Kirkus Discoveries has reviewed Richard Grayson's WRITE-IN: Diary of a Congressional Candidate in Florida's Fourth Congressional District:
Diary of a Congressional Candidate in Florida's Fourth Congressional District
Author: Grayson, Richard
Review Date: JANUARY 18, 2008
Price (paperback): $9.95
Publication Date: February 22, 2007
ISBN (paperback): 978-0-6151-4111-4
A witty campaign diary by a wannabe Congressman far too clever to ever be elected.
In the spring of 2004, Grayson announced (mainly to himself) his bid to unseat the firmly entrenched Republican incumbent in Florida’s fourth Congressional district. Grayson’s long-shot run was made even longer by a number of factors: First, a South Floridian, Grayson had neither the time nor the money to travel to the Florida fourth, located on the Georgia border. Second, unable to afford the $9,000 filing fee, he could only run as a write-in candidate. Third, he was a gay, pro-choice, anti-war, anti-death-penalty liberal running for office in the state’s most conservative district. These insurmountable challenges—and the biting humor with which Grayson faced them—led one sympathetic journalist to call him “every seasoned politician’s worst fear: a verbose, unknown, unrestrained, write-in mock-challenger.” Grayson chronicled his efforts as a “mock-challenger” in a series of postings on McSweeney’s Internet Tendency website, and here he collects these postings in a slim, delectable volume. The author’s wry deadpan punctuates almost every entry, and his commentary is equal parts funny, sad and true. He benefits as much from his own droll intelligence as from the fact that American politics seem to have devolved into a theatre of the absurd; some of the best laughs come from Grayson’s merely transcribing passages from election questionnaires, publicity packets and political journalism that he encounters during his “campaign.” Nonetheless, the critique of election politics that his run represents is as hilarious as it is completely legitimate; gerrymandering and the incredible advantages of incumbency have resulted in a system where challengers for U.S. House seats—both “mock” and real—are defeated the vast majority of the time. And after reading this, one is left with the sinking feeling that even a thousand Graysons might never change this broken system.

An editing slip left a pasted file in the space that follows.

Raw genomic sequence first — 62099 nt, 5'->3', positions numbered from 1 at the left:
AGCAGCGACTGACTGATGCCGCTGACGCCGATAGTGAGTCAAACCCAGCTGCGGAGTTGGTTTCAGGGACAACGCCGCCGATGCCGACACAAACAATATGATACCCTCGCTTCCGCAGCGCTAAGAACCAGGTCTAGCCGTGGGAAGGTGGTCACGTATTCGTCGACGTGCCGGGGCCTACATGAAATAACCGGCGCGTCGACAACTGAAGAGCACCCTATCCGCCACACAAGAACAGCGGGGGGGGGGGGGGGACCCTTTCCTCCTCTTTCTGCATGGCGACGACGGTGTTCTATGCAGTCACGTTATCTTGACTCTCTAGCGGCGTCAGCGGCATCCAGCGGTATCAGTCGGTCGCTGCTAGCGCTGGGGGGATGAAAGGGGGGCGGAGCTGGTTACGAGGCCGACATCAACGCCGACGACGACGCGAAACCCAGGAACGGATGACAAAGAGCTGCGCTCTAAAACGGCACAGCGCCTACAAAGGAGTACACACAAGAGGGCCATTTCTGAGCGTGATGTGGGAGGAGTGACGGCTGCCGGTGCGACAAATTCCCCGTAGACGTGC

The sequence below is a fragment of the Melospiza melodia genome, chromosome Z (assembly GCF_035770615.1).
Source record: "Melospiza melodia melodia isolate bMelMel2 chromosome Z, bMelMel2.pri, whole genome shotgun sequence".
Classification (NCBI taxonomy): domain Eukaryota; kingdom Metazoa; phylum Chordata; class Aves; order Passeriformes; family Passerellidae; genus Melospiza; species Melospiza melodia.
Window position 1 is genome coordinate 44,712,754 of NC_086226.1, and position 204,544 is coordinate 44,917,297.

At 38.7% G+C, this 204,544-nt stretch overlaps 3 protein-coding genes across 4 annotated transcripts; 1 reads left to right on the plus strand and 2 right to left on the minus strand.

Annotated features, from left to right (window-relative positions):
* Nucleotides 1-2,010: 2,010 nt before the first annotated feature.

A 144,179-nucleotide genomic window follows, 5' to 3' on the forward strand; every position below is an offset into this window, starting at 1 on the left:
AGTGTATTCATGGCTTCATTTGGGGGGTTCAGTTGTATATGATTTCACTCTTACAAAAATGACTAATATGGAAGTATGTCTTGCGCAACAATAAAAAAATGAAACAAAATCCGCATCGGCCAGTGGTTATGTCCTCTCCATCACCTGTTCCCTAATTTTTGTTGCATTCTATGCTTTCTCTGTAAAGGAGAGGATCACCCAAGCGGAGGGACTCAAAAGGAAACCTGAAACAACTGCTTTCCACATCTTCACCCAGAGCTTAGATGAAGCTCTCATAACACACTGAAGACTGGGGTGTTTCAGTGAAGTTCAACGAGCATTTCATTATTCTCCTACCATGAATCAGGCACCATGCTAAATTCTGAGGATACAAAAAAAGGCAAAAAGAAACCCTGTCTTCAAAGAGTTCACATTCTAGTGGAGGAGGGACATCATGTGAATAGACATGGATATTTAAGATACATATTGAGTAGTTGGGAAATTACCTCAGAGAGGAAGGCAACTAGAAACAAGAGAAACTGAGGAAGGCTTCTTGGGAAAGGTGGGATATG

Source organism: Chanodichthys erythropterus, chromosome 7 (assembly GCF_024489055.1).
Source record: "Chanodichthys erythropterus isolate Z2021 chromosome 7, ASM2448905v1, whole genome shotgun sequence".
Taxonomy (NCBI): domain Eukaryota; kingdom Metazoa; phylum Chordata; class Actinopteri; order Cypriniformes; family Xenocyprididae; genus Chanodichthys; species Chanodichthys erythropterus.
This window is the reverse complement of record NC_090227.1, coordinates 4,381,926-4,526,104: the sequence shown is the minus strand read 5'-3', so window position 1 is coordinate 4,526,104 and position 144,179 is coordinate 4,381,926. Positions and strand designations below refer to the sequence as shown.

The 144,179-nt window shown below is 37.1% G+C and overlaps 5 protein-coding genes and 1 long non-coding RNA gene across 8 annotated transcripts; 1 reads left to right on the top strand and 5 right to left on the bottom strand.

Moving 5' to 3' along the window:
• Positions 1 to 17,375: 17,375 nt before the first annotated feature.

Funny and devastatingly incisive.